U.S. Dollar Under Pressure

The US Dollar Falls on Friday

The US dollar dipped initially in Asia today, notably against the commodity currencies, but has since regained most of those losses. It diverged from the bond market on Friday, with the falling 0.25% to 90.36, suggesting that the currency market regards a steepening US yield curve as a healthy development. In the bigger picture, the US short-squeeze appears to have run its course for now, as evidenced by its divergence from US yield rises last week. However, I will await a breakout of the dollar indexes 90.00/91.00 recent range for more directional clues.

The has shrugged off COVID-19 fears today, rising 0.20% to 0.7310 after raised its sovereign rating to AA+ from AA. That should support the kiwi going forward, as the AA+ rating moves New Zealand into a very small club, meaning the RBNZ will be competing with a new group of international investors as it looks to keep buying government bonds. NZD/USD broke out of its symmetrical triangle in early February and maintains an initial target of 0.7400.

The PBOC set the fixing at 6.4600 this morning, with the central bank seemingly content to keep USD/CNY between 6.4000 and 6.5000. Along with liquidity withdrawals via the repo market, yuan strength should continue, particularly if the US dollar downtrend is proven to have resumed elsewhere. Asian regional currencies have strengthened slightly versus the greenback in line with the Chinese yuan. With most of the region running dirty pegs to the dollar, any weakness is unlikely to occur unless the Chinese yuan weakens first.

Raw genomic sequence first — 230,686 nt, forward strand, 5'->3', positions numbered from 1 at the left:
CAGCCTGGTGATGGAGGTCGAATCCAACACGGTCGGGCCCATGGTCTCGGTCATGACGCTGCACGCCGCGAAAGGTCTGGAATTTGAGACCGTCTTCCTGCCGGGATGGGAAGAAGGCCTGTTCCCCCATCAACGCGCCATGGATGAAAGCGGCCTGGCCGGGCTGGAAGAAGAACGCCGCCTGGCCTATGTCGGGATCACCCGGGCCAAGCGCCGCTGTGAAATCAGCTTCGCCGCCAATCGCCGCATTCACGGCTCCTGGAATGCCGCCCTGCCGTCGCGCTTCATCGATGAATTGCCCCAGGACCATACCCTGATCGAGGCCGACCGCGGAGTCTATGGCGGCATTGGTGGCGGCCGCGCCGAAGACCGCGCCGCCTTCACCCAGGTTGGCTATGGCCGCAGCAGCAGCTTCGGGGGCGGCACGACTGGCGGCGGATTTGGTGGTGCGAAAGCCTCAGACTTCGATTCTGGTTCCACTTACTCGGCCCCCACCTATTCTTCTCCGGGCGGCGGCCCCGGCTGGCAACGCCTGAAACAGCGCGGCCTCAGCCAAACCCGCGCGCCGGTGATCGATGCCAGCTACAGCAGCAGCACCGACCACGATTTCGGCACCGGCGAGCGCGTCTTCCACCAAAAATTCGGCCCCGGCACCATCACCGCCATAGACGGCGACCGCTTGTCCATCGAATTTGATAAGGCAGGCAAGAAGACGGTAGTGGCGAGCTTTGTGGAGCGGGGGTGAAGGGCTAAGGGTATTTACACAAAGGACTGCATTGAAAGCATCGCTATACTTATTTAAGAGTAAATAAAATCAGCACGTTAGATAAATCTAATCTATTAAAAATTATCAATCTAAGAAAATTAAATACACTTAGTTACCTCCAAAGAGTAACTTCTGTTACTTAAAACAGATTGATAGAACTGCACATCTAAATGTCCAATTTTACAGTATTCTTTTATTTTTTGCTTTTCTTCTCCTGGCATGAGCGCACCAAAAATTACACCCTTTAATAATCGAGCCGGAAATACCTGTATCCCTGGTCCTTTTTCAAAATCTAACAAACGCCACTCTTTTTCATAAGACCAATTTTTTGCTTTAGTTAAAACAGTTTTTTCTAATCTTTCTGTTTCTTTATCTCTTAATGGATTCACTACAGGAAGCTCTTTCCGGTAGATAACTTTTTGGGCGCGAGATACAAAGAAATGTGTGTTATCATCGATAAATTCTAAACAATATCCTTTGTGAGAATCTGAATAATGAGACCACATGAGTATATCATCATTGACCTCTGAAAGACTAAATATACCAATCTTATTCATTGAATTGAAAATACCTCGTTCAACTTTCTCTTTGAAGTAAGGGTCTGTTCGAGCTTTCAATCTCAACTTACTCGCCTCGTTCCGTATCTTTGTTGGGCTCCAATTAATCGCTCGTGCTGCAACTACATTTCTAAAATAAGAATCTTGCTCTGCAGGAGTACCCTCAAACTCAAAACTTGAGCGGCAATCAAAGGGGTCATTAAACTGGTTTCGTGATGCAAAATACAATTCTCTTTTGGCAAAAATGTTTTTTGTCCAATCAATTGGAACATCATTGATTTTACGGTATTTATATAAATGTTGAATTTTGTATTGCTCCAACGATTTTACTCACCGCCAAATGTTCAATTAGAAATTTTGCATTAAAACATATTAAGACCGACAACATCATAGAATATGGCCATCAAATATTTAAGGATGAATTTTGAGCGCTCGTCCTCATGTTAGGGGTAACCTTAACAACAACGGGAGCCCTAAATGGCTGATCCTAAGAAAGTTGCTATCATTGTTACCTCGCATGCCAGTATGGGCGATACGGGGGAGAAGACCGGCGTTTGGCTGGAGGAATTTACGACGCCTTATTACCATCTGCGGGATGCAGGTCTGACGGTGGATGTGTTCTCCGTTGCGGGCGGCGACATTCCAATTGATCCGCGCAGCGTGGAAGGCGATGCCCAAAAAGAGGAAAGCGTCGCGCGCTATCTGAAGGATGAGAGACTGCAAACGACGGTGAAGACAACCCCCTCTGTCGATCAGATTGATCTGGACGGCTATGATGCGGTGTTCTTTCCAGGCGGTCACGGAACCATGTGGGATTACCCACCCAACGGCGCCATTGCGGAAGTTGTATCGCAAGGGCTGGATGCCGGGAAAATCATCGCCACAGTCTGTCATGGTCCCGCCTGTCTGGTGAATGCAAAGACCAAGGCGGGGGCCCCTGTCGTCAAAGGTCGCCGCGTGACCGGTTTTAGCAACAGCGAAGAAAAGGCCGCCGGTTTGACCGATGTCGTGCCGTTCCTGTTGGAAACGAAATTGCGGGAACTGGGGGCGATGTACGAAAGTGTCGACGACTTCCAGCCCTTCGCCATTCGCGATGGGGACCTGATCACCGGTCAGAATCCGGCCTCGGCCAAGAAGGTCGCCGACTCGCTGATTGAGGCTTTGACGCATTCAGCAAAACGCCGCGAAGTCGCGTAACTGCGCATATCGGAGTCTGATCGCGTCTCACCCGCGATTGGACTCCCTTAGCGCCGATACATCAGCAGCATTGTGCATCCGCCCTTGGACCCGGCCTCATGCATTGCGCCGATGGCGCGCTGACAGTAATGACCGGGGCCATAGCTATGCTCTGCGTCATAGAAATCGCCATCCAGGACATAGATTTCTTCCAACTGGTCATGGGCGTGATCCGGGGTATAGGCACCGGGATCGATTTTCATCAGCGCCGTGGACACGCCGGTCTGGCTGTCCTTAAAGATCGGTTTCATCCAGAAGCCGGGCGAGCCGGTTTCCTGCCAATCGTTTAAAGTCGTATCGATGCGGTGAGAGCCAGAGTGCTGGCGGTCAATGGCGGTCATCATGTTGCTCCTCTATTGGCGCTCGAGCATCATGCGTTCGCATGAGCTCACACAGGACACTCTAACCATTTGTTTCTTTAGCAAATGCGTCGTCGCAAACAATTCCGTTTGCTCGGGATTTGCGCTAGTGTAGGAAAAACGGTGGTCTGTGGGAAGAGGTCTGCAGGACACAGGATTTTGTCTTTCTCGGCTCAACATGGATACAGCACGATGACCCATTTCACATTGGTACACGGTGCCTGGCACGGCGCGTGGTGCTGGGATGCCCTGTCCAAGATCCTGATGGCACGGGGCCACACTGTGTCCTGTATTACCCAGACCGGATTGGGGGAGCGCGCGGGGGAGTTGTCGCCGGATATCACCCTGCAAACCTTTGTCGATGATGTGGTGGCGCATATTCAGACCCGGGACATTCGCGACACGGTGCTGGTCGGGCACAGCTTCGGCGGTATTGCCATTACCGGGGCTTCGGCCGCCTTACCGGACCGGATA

Later in the week, US Personal Consumption Expenditure is likely to show a large jump given the outperformance last week. US second read is also likely to impress, a trend that will accelerate as the US starts to reopen. It will be the Fed Chairman Jerome Powell though that will have the most weighting for markets.

Original Post

Disclaimer: Fusion Media would like to remind you that the data contained in this website is not necessarily real-time nor accurate. All CFDs (stocks, indexes, futures) and Forex prices are not provided by exchanges but rather by market makers, and so prices may not be accurate and may differ from the actual market price, meaning prices are indicative and not appropriate for trading purposes. Therefore Fusion Media doesn`t bear any responsibility for any trading losses you might incur as a result of using this data.

Fusion Media or anyone involved with Fusion Media will not accept any liability for loss or damage as a result of reliance on the information including data, quotes, charts and buy/sell signals contained within this website. Please be fully informed regarding the risks and costs associated with trading the financial markets, it is one of the riskiest investment forms possible.

This site uses cookies to offer you a better browsing experience. By browsing this website, you agree to our use of cookies.